- Review your policy. Knowing your health insurance policy’s terms and conditions is crucial to determining whether your provider has acted in bad faith. A knowledgeable attorney can help you understand your policy’s jargon and complex terms and get a clear picture of any breaches your insurers may have committed.
Eileen Kroll is a registered nurse and personal injury trial attorney at Cochran, Kroll & Associates, P.C. Eileen has a unique understanding of personal injury laws and health insurance coverage, which positions her to help you avoid a bad faith claim.
- Gather evidence of bad faith. Compiling documentation to prove your insurance provider’s bad faith is critical for your case. Examples include your policy documents, denied claim forms, copies of communications with insurers, and recorded phone calls and meetings.
- Try resolving the situation with the insurers. Before you consider filing a lawsuit, always attempt to resolve your situation internally first. You may need to file an appeal for a denied claim or use the insurance provider’s internal dispute resolution process. Consider taking further action if the insurance company denies or refuses to resolve the matter with you.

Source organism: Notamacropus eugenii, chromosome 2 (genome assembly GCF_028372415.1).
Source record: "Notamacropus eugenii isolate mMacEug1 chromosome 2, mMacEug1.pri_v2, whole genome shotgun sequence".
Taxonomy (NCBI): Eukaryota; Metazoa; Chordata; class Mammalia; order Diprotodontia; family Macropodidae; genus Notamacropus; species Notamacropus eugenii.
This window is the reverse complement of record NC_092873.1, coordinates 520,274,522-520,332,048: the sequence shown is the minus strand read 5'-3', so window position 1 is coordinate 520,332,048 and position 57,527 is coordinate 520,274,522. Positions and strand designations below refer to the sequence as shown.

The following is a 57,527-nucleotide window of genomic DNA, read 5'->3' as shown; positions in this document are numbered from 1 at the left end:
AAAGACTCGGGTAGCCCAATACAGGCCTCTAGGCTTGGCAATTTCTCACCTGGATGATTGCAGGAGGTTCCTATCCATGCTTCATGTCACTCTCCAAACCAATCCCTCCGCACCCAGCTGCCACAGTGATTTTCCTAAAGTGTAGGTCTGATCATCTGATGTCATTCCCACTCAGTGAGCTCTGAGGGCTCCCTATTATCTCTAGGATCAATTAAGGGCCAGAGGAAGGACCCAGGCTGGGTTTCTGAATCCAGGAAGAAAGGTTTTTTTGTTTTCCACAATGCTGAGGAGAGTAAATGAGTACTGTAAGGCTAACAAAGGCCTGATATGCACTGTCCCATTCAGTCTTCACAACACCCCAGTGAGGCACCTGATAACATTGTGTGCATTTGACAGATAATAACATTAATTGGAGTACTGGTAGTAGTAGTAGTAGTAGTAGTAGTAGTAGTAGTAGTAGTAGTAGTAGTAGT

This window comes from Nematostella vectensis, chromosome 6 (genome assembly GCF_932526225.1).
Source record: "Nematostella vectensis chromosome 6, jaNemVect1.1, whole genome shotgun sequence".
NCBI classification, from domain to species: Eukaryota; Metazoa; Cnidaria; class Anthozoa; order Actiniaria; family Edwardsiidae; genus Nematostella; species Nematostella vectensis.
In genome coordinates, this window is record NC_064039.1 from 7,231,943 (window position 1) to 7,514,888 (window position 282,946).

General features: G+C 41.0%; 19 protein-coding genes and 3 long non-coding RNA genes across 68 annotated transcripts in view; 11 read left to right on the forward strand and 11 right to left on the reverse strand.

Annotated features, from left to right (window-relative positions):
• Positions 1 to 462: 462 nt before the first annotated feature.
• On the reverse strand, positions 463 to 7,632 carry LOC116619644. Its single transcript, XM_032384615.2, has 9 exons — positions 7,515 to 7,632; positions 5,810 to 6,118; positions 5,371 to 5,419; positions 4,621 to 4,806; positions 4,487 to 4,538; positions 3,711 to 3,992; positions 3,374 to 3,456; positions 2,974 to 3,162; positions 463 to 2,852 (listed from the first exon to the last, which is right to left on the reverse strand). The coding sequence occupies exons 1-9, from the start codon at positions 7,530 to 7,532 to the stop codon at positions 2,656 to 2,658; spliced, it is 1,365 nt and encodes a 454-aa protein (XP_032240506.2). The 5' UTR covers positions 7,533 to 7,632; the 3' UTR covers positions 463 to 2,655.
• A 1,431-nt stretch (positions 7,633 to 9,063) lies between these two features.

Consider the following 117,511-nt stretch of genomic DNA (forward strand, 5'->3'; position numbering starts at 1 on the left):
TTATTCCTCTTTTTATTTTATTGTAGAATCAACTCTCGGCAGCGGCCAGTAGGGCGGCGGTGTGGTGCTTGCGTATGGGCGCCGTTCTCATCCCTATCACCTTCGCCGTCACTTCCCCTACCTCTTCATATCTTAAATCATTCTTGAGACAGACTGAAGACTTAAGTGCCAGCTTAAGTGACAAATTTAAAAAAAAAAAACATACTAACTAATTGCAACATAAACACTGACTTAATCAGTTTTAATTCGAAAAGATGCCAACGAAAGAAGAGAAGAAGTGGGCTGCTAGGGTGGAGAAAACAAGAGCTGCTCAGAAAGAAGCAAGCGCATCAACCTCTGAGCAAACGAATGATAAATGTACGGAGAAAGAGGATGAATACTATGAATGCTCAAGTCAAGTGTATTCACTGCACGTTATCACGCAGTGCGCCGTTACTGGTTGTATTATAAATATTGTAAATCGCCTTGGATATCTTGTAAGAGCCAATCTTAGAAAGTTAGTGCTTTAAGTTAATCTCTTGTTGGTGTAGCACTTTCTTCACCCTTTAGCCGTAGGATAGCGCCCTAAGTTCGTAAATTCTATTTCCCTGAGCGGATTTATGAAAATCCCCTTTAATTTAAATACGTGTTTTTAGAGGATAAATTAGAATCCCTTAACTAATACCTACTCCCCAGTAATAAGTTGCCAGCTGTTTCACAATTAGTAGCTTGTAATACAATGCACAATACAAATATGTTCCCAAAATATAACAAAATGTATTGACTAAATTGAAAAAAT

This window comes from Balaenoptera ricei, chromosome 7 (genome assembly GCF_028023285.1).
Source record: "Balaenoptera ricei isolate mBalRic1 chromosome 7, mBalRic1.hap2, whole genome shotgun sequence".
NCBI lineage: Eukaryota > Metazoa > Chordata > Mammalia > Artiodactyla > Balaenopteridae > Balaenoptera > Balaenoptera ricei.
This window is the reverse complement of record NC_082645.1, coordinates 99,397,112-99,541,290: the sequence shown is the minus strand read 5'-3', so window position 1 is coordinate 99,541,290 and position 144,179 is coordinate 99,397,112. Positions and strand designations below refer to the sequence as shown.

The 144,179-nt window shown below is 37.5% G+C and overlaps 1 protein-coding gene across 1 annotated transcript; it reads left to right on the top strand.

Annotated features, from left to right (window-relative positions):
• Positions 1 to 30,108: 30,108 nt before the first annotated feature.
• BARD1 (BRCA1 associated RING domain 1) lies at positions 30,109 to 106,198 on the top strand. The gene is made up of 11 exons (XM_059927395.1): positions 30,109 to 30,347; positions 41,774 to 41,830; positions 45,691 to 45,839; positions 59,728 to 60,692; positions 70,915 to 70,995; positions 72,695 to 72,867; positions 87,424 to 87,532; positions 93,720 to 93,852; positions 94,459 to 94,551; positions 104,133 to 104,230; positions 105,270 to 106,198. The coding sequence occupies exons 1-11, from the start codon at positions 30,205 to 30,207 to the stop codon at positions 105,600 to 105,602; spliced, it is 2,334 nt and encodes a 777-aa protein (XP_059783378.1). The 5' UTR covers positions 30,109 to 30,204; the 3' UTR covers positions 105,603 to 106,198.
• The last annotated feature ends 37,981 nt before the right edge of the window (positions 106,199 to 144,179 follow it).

- Explore your legal options: A knowledgeable health insurance attorney can review the situation and all available evidence to determine if you have a viable case. They will then explain your legal options. If you initiate a lawsuit against your insurance company for bad faith, your attorney can guide you through the legal process.
- Suit resolution: Many lawsuits are settled out of court following negotiations. Your attorney can negotiate on your behalf, ensuring the insurance provider makes a fair and worthwhile settlement offer.
If negotiations break down, your case may go to trial, in which case your attorney will present the case, argue in your favor, and defend your interests. A judge or jury will then decide on your case and whether to award and issue exemplary (punitive) damages.
Can I Sue My Insurance Company for Emotional Distress?
When dealing with an insurance company, unreasonable denials, payment delays, and other acts of bad faith can cause significant emotional distress. You can initiate a lawsuit against your insurance providers for the emotional distress, anxiety, and emotional harm they have caused you.
Emotional distress is a form of non-economic damage for which a knowledgeable attorney can help you evaluate and obtain a reasonable compensation amount. They can also help you get evidence linking your emotional distress to your insurance provider, including recommending mental health professionals to provide expert testimony.